Definition of loyalty programme
Companies often try and drive behavioural loyalty through the simple frequency programmes (FPs) that are designed to reward customers who buy frequently and in substantial amounts (for example, every fifth purchase is free), or through more complex loyalty/ membership programmes that have a much wider range of objectives according to different levels of membership.
The latter aims to develop long-term, cost-effective links between an organisation and its customers for the mutual benefit of both parties such as enhancing convenience like having customer data such as billing and credit card information, customer preferences readily available.
This enables segmentation of the customer base or the grouping of customers to allow the identification of the most and least profitable customer relationships. For instance, customers can be grouped by revenue into different membership levels, and then offering different tailored services such as enhanced customisation, priority and higher level services based on that membership.
Caesars Entertainment Corporation (CEC) is the world's largest casino entertainment company, owning or managing casino resorts on four continents. The company's resorts operate primarily under the Harrah's, Caesars and Horseshoe brand names. Caesars also owns the London Clubs International family of casinos and the World Series of Poker.
The group’s loyalty programme, called Total Rewards (www.TotalRewards.com), is a leader in the use of highly sophisticated loyalty programmes. Harrah’s was first to launch a tiered customer loyalty programme in the gaming industry which has now been extended to all CEC’s brands. Today, it has five tiers in its programme: Gold, Platinum, Diamond, Seven Stars, and Chairman’s Club.
The programme is integrated across all of its properties and services. Customers identify themselves (and earn points) at every touchpoint throughout the company, ranging from its gaming tables, restaurants, and hotels to the gift shops and shows. The points collected can be used to obtain cash, merchandise, lodging, show tickets, vacations and events.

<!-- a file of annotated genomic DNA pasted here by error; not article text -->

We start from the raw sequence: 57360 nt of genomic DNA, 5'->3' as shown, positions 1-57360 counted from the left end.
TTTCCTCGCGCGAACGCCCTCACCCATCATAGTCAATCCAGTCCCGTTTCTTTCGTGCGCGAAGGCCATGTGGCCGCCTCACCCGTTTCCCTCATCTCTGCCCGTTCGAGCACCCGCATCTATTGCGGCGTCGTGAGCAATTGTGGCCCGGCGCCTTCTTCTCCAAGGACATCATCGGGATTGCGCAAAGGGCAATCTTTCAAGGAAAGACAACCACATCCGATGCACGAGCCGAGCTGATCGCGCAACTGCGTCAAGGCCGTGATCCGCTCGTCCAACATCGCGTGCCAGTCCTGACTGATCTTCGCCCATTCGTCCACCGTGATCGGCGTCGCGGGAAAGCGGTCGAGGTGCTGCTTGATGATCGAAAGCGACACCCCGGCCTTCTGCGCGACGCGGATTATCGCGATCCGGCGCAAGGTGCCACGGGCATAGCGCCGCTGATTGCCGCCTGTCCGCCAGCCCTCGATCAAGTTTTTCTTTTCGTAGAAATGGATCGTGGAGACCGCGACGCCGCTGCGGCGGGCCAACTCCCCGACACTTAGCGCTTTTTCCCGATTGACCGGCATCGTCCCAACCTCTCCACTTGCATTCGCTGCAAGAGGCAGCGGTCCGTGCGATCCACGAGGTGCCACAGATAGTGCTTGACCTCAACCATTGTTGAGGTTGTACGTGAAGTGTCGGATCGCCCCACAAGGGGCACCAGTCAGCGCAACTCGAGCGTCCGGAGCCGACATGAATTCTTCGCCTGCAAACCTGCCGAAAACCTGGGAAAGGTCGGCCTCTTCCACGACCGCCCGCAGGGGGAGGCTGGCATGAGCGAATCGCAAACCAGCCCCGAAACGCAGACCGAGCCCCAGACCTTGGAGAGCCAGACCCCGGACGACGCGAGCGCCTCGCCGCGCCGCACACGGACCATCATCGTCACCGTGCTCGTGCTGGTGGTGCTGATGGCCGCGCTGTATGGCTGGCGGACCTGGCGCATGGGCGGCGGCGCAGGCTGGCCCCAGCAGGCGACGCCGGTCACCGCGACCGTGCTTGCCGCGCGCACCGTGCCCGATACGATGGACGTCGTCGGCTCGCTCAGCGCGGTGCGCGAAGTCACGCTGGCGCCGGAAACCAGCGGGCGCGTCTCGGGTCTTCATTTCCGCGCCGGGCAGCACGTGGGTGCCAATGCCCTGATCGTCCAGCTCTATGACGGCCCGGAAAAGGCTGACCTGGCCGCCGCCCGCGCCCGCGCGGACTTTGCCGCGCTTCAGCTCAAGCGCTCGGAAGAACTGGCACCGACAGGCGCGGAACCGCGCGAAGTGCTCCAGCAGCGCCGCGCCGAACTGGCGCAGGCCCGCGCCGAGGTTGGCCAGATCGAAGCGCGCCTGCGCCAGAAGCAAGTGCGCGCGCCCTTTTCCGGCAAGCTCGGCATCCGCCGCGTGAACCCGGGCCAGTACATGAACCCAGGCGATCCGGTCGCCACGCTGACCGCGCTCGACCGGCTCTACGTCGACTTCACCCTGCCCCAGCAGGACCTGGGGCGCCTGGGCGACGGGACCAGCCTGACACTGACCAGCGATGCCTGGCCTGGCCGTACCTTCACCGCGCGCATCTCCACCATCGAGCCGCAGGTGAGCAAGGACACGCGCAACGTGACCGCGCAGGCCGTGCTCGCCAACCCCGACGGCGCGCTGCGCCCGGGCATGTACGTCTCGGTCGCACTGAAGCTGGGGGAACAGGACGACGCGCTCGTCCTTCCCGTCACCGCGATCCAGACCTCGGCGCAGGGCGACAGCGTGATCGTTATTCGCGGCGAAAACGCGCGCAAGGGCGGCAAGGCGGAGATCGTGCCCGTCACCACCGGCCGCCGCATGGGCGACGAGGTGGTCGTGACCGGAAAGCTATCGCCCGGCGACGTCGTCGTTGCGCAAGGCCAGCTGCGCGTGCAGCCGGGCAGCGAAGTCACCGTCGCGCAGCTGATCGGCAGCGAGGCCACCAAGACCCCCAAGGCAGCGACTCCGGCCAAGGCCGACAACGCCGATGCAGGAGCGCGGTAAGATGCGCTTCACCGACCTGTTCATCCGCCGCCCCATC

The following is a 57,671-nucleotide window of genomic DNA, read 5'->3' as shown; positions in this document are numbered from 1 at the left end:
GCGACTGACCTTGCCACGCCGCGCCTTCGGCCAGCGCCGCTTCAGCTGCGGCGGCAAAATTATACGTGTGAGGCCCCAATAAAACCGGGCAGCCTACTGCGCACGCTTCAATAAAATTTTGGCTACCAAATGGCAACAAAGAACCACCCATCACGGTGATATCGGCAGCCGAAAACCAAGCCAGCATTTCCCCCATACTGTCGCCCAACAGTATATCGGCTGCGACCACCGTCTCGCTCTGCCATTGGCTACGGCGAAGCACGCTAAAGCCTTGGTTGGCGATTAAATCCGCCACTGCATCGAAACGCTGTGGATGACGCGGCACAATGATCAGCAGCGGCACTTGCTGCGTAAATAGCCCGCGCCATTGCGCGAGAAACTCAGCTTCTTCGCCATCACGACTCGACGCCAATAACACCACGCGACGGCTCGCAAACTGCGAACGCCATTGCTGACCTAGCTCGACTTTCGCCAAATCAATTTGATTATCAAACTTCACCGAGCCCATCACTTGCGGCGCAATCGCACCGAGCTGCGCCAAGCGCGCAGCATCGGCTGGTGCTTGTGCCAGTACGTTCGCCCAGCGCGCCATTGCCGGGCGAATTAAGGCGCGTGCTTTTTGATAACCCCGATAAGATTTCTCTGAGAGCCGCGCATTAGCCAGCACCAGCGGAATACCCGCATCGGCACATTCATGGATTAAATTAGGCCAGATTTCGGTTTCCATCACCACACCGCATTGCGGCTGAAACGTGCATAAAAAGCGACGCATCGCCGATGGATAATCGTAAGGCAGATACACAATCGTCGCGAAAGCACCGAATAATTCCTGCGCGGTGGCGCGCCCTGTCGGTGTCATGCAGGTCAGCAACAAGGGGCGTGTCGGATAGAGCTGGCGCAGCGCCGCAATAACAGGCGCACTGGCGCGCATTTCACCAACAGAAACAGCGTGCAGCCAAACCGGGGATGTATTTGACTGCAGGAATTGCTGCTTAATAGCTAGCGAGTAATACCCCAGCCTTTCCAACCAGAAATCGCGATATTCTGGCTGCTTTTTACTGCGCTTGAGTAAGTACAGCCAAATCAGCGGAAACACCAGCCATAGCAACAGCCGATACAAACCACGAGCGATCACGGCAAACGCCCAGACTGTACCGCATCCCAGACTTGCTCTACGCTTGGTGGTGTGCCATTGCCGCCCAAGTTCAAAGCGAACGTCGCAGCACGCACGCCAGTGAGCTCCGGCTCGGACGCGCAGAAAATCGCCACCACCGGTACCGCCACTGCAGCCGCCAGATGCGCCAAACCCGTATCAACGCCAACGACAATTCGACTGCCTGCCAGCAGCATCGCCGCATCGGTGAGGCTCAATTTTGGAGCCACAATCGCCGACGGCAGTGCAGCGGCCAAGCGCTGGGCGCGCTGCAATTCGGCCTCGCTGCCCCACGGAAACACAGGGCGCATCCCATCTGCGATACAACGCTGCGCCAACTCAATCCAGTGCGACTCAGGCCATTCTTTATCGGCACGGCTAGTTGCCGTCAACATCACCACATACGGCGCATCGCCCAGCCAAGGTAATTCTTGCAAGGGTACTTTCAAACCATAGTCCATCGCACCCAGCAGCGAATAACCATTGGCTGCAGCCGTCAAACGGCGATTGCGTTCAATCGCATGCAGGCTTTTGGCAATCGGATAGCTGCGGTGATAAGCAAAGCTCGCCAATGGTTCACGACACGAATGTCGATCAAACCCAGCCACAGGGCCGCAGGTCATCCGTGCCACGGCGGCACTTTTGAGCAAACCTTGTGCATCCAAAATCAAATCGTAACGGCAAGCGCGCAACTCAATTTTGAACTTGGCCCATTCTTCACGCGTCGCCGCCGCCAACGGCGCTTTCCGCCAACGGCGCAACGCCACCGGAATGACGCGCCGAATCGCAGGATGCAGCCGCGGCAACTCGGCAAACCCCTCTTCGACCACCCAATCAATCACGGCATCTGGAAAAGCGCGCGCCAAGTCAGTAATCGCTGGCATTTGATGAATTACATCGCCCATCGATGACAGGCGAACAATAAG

What is special about CEC is not its loyalty programme, but what it does with the information about its customers when they use their cards to earn points. At the backend, CEC has linked all of its databases from casino management, hotel reservations and events to get an holistic view of each of its customers.
CEC now has detailed data on over 42 million of its customers and knows their preferences and behaviours ranging from how much they spend on each type of game and their likes in food and drinks, to entertainment and lodging preferences.
All of this information about the customer is captured in real time. CEC uses this data to drive its marketing and on-site customer service. For example, if a Diamond card holder on slot machine 278 signals for service in a Harrah’s property, a Harrah’s associate is able to ask, “The usual, Mr. Jones?” and then track the time it takes for a server to fill the guest’s request.
In another example, when a customer wins a jackpot, Harrah’s can tailor a reward that celebrates that win. Harrah’s also knows when a customer is approaching his maximum gaming limit on a particular evening and therefore, when the customer is likely to stop playing. Just before the limit is reached, Harrah’s can offer him a heavily discounted ticket in real time via text message for a show with available seats.
This method keeps the customers on the premises (and perhaps keep them spending), makes them feel valued as they get a special deal just when they wanted to stop playing. Also, this utilises otherwise wasted capacity in its shows and restaurants.